ABT-450/r and ABT-072 plus Ribavirin (HCV Genotype 1)

Abbott’s PILOT trial enrolled 11 non-cirrhotic people with HCV genotype 1 and an IL28B CC genotype, who were treated with 12 weeks of ABT-450/r (a ritonavir-boosted HCV protease inhibitor), ABT-072 (a non-nucleoside polymerase inhibitor), and ribavirin. One relapse occurred at 8 weeks after treatment completion. Although 91% achieved SVR-24, a late relapse at 36 weeks posttreatment lowered SVR to 82%. Both unsuccessfully treated people had HCV genotype 1a; although neither had evidence of resistance at baseline, protease resistance was found after the early relapse, and polymerase resistance after the late relapse.41

ABT-450/r and ABT-333 plus Ribavirin (HCV Genotype 1)

Abbott’s COPILOT trial included non-cirrhotic treatment-naive, interferon-ineligible, or treatment-experienced, interferon-intolerant participants with HCV genotype 1. The SVR-12 rate among COPILOT’s treatment-naive participants ranged from 93% to 95% after 12 weeks of triple therapy with ABT-450/r (a ritonavir-boosted protease inhibitor) once daily, ABT-333 (non-nucleoside polymerase inhibitor) twice daily, and ribavirin.

Serious adverse events included elevated bilirubin (managed with ribavirin dose reduction), fatigue, pain, and vomiting; none led to treatment discontinuation. One participant discontinued treatment after two weeks due to grade 3 liver-enzyme elevations, which resolved after treatment discontinuation.

COPILOT’s most common side effects, experienced by >20% of study participants, were: fatigue, nausea, headache, dizziness, insomnia, rash, itching, and vomiting. Laboratory abnormalities (which included six cases of elevated bilirubin, attributed to ABT-450/r, and two cases of elevated creatinine) resolved during treatment.49

BI 201335 and BI 207127 plus Ribavirin (HCV Genotype 1)

Boehringer Ingelheim’s five-arm SOUND-C2 trial identified a DAA regimen that is effective for treatment-naive people with HCV genotype 1b, and people with HCV genotype 1a who have the IL28B CC genotype. SOUND-C2, a 368-person trial, compared 16 to 40 weeks of treatment with BI 201335, a once-daily HCV protease inhibitor, and twice- versus thrice-daily BI 207127, a non-nucleoside polymerase inhibitor, with or without ribavirin. SVR-12 ranged from 39% in the no-ribavirin arm to 68% in people treated with 28 weeks of BI 201335 and twice-daily BI 207127 plus ribavirin.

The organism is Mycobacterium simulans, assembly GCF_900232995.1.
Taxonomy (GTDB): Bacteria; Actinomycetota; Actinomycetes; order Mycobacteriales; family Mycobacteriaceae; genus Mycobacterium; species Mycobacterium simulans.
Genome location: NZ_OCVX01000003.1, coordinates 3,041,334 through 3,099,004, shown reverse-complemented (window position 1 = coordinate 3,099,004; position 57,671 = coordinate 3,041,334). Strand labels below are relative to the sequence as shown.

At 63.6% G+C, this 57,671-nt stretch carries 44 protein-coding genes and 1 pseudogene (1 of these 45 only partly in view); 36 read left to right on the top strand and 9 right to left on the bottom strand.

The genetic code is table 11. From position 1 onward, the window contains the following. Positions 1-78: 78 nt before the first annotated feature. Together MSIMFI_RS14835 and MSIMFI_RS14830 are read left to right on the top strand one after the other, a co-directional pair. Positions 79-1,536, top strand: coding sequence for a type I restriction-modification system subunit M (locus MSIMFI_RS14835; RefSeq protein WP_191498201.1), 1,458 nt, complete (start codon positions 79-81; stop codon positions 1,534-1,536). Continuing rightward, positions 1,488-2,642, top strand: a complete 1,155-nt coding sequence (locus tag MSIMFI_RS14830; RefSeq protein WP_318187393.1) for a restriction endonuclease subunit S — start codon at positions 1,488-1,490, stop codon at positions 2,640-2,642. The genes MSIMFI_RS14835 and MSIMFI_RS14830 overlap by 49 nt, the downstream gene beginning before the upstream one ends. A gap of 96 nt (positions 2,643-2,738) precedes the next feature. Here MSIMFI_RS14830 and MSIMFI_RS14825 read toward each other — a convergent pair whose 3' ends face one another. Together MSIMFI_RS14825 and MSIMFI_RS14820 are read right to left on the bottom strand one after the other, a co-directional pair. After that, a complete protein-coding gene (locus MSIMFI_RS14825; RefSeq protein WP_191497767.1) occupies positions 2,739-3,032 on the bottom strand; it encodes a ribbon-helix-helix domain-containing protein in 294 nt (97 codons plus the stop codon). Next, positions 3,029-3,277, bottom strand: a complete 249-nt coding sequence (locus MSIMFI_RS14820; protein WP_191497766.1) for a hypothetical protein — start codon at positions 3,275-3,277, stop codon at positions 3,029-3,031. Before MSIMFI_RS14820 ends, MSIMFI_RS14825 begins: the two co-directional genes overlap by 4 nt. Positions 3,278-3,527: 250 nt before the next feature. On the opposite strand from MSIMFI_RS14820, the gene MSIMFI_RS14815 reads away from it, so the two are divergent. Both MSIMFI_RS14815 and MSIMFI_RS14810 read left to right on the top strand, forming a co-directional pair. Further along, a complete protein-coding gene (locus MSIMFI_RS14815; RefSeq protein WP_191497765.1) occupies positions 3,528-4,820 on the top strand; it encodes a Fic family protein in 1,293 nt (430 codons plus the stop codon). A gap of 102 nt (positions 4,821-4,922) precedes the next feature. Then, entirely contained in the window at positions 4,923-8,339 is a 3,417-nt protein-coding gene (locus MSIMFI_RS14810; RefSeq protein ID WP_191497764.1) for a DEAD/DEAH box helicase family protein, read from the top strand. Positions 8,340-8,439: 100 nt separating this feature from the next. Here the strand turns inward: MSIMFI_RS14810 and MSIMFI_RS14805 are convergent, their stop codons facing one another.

Researchers found significant differences in SVR rates, according to HCV subtype (genotype 1a versus 1b) and IL28B genotype (CC versus non-CC). In the 68% SVR-12 treatment arm, SVR-12 was 43% in genotype 1a versus 83% for genotype 1b, and 64% for non-CC genotype versus 79% for CC genotype. Overall, SVR-12 among people with HCV genotype 1a, non-CC, was 32% versus 75% (1a, CC); in HCV genotype 1b, SVR-12 was 82% in non-CC, and 84% in CC.50

Tolerability of twice-daily BI 207127 was better than that of thrice-daily dosing, with no severe adverse events reported in the 28-week arm. Moderate adverse events led to nine discontinuations (jaundice [N = 2], vomiting [N = 3], and diarrhea [N = 4]) in the 28-week treatment arm. Laboratory abnormalities in the 28-week arm are as follows: elevated bilirubin (a previously reported side effect of BI 201335, attributed to blocked drug transporters): 26% grade 3, and 10% grade 4; ALT elevations: 3% grade 3; and anemia: 2% (one case each of grade 3 and grade 4).50,51

SOUND-C2 offers the first glimpse of DAA safety and efficacy in people with compensated cirrhosis. A group of 37 SOUND-C2 participants (or 10%) had cirrhosis; more than half (N = 25) had HCV genotype 1b. Overall, the SVR-12 with thrice-daily BI 207127 was 57%, versus 54% for twice-daily BI 207127 (and 33% for the no-ribavirin arm). As expected, SVR-12 was higher in HCV genotype 1b than HCV genotype 1a in all treatment arms; in the 28-week, twice-daily dosing arm, it was 71% (vs. 33%). Although viral breakthrough rates were higher in the twice-daily dosing arm than the thrice-daily dosing arm (38% vs. 19%), relapse rates were lower (0% vs. 8%).

In participants with cirrhosis, tolerability of twice-daily BI 207127 was superior to thrice-daily dosing. All participants in the twice-daily arm experienced adverse events; serious adverse events were reported in 15% (N = 2) of participants in the twice-daily group, with one case of anemia leading to treatment discontinuation. In the thrice-daily arm, 19% experienced serious adverse events that caused six people to discontinue treatment; these were rash, photosensitivity, and jaundice. Elevations in bilirubin—without liver dysfunction—were attributed to BI 201335.52